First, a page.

Intensive Summer Speech Program; Parent Review

Thank you parents and participants!
Well it was unanimous that the Intensive Summer Speech Program was successful.
All the parents that took the time to submit the the program survey indicated that they felt the Summer Intensive Speech Program was either "very successful" or "extremely successful" for their child. It was also noted that they wanted more time with the therapists. This showed they liked what was going on. With this said, they didn't realize that the program was running on a research principle that indicated that 30 minutes of intense therapy time was optimal for most age ranges. This is done to avoid client burn out, or fade into poor production. Yes, some wrote it took a little time to get warmed up with some kids, but that was mostly due to the child's nature more than the program. Even if they got 20 minutes of optimal time, that is considered better than forcing work over 45 or 50 minutes.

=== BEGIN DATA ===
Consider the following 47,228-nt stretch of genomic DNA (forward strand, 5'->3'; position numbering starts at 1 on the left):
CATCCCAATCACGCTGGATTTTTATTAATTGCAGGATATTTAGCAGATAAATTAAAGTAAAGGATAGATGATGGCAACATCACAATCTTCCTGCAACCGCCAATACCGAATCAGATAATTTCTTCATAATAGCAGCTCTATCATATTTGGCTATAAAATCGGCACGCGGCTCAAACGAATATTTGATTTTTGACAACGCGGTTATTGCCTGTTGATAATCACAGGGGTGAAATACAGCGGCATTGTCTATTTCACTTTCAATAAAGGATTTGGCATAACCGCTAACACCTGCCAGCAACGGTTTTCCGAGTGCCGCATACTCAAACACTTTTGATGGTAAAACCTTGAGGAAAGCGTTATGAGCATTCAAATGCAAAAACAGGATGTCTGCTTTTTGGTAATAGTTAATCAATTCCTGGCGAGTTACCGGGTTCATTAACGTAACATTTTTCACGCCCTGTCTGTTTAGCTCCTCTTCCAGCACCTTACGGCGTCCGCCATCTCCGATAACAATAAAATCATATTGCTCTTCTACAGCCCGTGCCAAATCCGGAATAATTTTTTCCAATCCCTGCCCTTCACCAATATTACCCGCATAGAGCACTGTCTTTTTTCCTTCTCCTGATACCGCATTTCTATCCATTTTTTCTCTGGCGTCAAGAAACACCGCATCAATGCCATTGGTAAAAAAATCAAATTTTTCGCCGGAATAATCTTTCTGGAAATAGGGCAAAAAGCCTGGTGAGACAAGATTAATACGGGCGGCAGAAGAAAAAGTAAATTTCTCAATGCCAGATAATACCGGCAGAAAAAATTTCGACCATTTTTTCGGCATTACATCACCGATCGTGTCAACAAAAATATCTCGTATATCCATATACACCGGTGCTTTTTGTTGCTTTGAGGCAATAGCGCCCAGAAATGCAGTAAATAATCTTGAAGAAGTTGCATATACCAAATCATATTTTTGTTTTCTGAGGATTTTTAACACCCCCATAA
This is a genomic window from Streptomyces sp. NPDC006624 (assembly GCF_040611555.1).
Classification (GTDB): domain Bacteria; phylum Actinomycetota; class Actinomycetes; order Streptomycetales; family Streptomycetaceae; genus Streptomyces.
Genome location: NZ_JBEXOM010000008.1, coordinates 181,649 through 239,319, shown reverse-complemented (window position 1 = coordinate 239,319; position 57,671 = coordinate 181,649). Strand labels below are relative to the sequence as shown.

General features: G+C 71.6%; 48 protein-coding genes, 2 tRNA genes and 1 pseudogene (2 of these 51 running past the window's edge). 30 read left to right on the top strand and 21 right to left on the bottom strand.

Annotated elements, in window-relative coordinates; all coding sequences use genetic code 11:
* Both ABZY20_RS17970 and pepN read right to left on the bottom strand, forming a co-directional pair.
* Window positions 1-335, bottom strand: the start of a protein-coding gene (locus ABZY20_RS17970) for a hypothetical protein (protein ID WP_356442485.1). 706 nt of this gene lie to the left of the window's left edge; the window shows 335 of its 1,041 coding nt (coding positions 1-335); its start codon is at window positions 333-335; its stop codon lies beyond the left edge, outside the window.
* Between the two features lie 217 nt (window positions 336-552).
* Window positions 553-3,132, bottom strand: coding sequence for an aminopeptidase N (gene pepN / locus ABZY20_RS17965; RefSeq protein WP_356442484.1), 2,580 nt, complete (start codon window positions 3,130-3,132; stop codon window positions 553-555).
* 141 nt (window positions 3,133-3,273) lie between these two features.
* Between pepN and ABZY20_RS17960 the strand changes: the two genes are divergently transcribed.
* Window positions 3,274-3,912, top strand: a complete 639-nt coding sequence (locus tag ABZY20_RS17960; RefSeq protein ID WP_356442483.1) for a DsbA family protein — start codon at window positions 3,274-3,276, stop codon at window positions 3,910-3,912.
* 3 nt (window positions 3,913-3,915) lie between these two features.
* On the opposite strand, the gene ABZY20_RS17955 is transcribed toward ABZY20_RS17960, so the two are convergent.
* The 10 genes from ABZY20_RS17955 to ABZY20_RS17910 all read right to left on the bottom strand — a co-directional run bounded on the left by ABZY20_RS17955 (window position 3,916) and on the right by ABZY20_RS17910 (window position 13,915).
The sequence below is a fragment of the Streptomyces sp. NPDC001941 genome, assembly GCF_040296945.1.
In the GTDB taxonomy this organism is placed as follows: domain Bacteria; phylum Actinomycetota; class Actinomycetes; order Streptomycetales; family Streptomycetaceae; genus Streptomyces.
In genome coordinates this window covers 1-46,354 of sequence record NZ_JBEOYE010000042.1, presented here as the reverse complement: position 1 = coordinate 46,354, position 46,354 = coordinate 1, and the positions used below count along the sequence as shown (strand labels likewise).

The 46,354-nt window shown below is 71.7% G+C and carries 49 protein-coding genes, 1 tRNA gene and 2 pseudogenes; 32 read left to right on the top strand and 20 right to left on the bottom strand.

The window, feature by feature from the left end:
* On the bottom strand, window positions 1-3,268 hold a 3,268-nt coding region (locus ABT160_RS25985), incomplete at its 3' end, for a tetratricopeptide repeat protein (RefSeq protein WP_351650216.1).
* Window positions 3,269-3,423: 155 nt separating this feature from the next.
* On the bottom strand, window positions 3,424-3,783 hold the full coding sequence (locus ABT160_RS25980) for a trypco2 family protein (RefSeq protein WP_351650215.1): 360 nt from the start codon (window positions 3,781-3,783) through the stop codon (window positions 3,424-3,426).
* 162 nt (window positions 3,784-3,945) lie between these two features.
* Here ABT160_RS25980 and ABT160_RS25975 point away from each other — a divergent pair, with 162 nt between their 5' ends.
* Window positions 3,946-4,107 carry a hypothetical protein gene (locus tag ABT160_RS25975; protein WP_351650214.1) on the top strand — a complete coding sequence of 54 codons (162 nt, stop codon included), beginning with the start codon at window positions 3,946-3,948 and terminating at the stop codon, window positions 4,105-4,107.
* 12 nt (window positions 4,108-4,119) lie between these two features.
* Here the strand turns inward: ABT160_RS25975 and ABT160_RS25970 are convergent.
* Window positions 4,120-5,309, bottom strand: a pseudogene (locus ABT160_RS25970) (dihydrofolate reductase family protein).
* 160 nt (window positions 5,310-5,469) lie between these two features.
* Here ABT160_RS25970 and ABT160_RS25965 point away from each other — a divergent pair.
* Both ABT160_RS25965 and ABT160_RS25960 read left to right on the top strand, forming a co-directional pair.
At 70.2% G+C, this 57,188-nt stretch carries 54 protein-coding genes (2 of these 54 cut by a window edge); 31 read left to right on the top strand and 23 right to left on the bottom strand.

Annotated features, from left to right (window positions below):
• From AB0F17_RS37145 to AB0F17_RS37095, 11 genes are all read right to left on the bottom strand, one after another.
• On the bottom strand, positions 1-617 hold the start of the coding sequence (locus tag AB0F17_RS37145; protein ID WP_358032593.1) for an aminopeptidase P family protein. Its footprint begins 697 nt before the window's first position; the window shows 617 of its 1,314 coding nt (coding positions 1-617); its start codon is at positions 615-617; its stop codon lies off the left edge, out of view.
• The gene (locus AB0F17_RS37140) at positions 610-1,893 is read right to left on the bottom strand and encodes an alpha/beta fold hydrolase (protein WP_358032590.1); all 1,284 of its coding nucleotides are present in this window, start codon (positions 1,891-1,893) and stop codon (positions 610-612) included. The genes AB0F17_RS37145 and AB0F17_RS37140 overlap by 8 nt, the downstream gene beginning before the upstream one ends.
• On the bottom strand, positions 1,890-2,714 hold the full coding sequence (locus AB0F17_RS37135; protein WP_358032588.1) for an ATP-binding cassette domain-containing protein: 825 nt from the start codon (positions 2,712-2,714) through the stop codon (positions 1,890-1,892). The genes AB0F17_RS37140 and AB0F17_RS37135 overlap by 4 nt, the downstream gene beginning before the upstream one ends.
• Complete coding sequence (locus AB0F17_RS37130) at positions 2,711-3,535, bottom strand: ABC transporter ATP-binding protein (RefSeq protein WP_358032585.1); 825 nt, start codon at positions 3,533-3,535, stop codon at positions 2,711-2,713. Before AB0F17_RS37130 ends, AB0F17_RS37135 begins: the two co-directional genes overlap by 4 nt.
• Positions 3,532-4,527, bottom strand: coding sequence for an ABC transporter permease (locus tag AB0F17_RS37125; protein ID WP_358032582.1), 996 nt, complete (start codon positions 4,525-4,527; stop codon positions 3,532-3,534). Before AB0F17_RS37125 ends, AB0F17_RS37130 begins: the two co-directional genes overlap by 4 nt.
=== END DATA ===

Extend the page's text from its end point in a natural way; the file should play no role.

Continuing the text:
Again thanks to the parents, clients, volunteers, and staff for their hard work and positive support! Each summer the demand has increased so I imagine it will continue to increase as usual. I look forward to next year's group. Please share your positive experience with everyone you know so the program can continue to grow and help others.

Thursday, July 7, 2011

Instensive Summer Speech Program; Therapist's Review

It's hard to believe 5 weeks of summer speech therapy could go by so quickly.
Tomorrow is the last day of summer speech program. It's bitter sweet, as it's been challenging for some clients yet so rewarding to see their progress. It's nice to be finished but hard to say goodbye to so many.